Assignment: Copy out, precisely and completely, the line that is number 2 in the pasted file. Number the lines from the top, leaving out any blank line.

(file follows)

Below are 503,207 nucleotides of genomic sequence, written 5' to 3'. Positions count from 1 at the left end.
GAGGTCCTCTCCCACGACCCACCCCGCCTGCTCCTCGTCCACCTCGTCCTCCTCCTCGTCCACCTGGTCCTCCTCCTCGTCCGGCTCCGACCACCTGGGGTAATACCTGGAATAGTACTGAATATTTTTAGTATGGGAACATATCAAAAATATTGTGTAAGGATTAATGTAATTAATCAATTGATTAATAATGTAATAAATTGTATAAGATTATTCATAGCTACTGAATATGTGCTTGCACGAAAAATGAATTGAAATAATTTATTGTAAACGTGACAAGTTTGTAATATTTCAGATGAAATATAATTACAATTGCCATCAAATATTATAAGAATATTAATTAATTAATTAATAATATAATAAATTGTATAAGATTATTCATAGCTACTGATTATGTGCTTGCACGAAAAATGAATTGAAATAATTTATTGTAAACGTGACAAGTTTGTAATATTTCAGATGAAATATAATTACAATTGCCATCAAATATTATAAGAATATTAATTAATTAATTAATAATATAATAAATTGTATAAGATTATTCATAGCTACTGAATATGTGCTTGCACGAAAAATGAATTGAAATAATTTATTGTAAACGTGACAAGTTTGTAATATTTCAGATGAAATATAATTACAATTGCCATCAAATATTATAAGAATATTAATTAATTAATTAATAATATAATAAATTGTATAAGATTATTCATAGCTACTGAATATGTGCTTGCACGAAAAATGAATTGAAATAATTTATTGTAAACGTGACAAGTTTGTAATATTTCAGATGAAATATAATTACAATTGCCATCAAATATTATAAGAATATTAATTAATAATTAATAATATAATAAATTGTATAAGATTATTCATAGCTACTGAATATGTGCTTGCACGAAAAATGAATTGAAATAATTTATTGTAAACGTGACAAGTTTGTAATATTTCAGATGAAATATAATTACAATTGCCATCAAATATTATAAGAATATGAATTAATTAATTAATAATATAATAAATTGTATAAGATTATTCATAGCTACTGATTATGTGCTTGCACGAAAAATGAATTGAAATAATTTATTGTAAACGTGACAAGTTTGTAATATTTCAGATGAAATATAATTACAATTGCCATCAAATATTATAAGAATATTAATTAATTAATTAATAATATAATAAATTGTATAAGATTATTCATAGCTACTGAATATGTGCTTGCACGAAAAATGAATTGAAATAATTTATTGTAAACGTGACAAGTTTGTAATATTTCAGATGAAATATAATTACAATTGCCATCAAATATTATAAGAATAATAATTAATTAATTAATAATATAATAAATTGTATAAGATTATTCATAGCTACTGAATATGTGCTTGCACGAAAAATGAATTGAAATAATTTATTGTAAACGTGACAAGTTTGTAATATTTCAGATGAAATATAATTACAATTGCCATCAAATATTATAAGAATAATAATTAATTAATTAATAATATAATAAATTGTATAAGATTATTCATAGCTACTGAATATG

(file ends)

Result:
GAGGTCCTCTCCCACGACCCACCCCGCCTGCTCCTCGTCCACCTCGTCCTCCTCCTCGTCCACCTGGTCCTCCTCCTCGTCCGGCTCCGACCACCTGGGGTAATACCTGGAATAGTACTGAATATTTTTAGTATGGGAACATATCAAAAATATTGTGTAAGGATTAATGTAATTAATCAATTGATTAATAATGTAATAAATTGTATAAGATTATTCATAGCTACTGAATATGTGCTTGCACGAAAAATGAATTGAAATAATTTATTGTAAACGTGACAAGTTTGTAATATTTCAGATGAAATATAATTACAATTGCCATCAAATATTATAAGAATATTAATTAATTAATTAATAATATAATAAATTGTATAAGATTATTCATAGCTACTGATTATGTGCTTGCACGAAAAATGAATTGAAATAATTTATTGTAAACGTGACAAGTTTGTAATATTTCAGATGAAATATAATTACAATTGCCATCAAATATTATAAGAATATTAATTAATTAATTAATAATATAATAAATTGTATAAGATTATTCATAGCTACTGAATATGTGCTTGCACGAAAAATGAATTGAAATAATTTATTGTAAACGTGACAAGTTTGTAATATTTCAGATGAAATATAATTACAATTGCCATCAAATATTATAAGAATATTAATTAATTAATTAATAATATAATAAATTGTATAAGATTATTCATAGCTACTGAATATGTGCTTGCACGAAAAATGAATTGAAATAATTTATTGTAAACGTGACAAGTTTGTAATATTTCAGATGAAATATAATTACAATTGCCATCAAATATTATAAGAATATTAATTAATAATTAATAATATAATAAATTGTATAAGATTATTCATAGCTACTGAATATGTGCTTGCACGAAAAATGAATTGAAATAATTTATTGTAAACGTGACAAGTTTGTAATATTTCAGATGAAATATAATTACAATTGCCATCAAATATTATAAGAATATGAATTAATTAATTAATAATATAATAAATTGTATAAGATTATTCATAGCTACTGATTATGTGCTTGCACGAAAAATGAATTGAAATAATTTATTGTAAACGTGACAAGTTTGTAATATTTCAGATGAAATATAATTACAATTGCCATCAAATATTATAAGAATATTAATTAATTAATTAATAATATAATAAATTGTATAAGATTATTCATAGCTACTGAATATGTGCTTGCACGAAAAATGAATTGAAATAATTTATTGTAAACGTGACAAGTTTGTAATATTTCAGATGAAATATAATTACAATTGCCATCAAATATTATAAGAATAATAATTAATTAATTAATAATATAATAAATTGTATAAGATTATTCATAGCTACTGAATATGTGCTTGCACGAAAAATGAATTGAAATAATTTATTGTAAACGTGACAAGTTTGTAATATTTCAGATGAAATATAATTACAATTGCCATCAAATATTATAAGAATAATAATTAATTAATTAATAATATAATAAATTGTATAAGATTATTCATAGCTACTGAATATG